A recent trip to the “La Ville-Lumière” opened my eyes to a few cultural differences that exist between London and Paris. Nothing huge, just little variances I noticed which caught my ever keen attention.
Quite a few elements, unsurprisingly, revolve around Paris’ excellent Metro system.
London typically offers an average singer-guitarist, occasionally someone more talented and entertaining, but nearly always an individual. Paris swings full spectrum and it isn’t uncommon to have large classical bands or even a string quartet performing for your loose change.
Metro tickets are deceptively small, I guess the French used to be much more environmentally aware than Londoners were. Then London got Oyster, which takes the notion of reusable tickets to another level.
Whereas London feels that consistency is best in the station signage, Paris offers a bit more character and individuality to the station name and decoration. From the upper-class and elegant Louvre Rivoli, to the beautiful mosaic style of Chemin Vert and of course the more traditional Varenne.
Paris seems to have realised that strangers don’t actually want to sit next to each other, to the point in London where I’ve seen people avoid an empty seat just because there is someone in the adjacent seat!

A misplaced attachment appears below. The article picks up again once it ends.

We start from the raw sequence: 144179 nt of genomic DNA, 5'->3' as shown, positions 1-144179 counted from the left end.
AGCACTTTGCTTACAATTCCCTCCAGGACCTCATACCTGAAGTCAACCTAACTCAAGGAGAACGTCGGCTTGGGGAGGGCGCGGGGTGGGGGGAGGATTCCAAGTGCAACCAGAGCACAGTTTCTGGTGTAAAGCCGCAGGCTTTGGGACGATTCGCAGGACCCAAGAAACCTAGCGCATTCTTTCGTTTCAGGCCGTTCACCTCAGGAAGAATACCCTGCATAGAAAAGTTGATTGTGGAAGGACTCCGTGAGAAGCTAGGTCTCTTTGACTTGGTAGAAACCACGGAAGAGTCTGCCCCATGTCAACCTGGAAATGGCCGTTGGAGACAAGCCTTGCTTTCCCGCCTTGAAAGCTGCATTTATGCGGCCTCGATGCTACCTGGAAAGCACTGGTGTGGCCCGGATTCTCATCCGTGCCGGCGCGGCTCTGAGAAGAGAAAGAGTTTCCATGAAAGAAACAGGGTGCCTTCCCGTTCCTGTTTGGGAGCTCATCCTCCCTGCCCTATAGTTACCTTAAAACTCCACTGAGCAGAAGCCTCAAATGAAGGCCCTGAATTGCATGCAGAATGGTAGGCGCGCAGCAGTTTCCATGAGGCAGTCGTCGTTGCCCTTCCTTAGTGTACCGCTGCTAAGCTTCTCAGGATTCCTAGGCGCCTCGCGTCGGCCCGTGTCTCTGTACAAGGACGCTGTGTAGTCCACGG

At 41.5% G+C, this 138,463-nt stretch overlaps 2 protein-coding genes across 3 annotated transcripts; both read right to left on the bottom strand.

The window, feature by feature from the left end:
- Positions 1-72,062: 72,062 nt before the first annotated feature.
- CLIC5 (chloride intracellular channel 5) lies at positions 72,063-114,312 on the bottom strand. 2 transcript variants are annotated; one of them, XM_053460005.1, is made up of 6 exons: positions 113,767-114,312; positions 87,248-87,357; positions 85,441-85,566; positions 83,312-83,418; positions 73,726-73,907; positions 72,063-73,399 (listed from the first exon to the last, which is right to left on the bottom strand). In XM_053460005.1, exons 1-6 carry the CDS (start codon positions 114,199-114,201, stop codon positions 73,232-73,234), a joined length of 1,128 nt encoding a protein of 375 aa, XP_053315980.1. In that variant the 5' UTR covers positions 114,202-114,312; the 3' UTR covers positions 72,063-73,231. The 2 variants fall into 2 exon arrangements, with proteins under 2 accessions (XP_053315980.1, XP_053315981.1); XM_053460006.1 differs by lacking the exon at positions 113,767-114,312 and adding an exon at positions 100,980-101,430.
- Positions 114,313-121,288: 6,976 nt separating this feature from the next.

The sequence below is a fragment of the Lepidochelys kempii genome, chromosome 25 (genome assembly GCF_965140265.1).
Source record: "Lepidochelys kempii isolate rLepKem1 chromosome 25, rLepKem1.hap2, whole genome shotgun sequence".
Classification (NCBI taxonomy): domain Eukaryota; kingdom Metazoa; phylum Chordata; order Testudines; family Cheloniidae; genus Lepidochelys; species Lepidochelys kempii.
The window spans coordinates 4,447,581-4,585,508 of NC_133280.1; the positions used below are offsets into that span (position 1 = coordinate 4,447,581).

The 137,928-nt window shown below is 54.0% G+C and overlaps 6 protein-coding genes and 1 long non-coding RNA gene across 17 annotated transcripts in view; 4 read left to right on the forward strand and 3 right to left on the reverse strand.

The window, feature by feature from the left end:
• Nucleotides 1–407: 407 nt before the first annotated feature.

LED maps (similar to the Barcelona Metro) offer location at a glance. I have my suspicions, however, that London could be holding back on this concept for, ahem, budgetary reasons.
London sticks to silhouette line art for this, whereas Paris, even with the bizarre introduction of a rabbit character, gets the message across in a much more light-hearted graphic representation.
Paris has had a bicycle hire scheme, or “Vélib”, since 2007 and from what I observed it is still running well, though you wonder how much Barclay’s corporate colour scheme had to do with them winning the London advertising bid, especially when you compare it to the Parisian equivalent that seemingly blends into the street.
A bit cheeky, but I also love how the French are, almost painfully, obvious in their directions and signage for both large landmarks, and exit routes, clearly overstating on both fronts.
Overall, and all tongue-in-cheek comments aside, I completely recommend Paris as a city. Beautiful architecture and museums, fantastic scenery and incredible food – there’s very little not to like!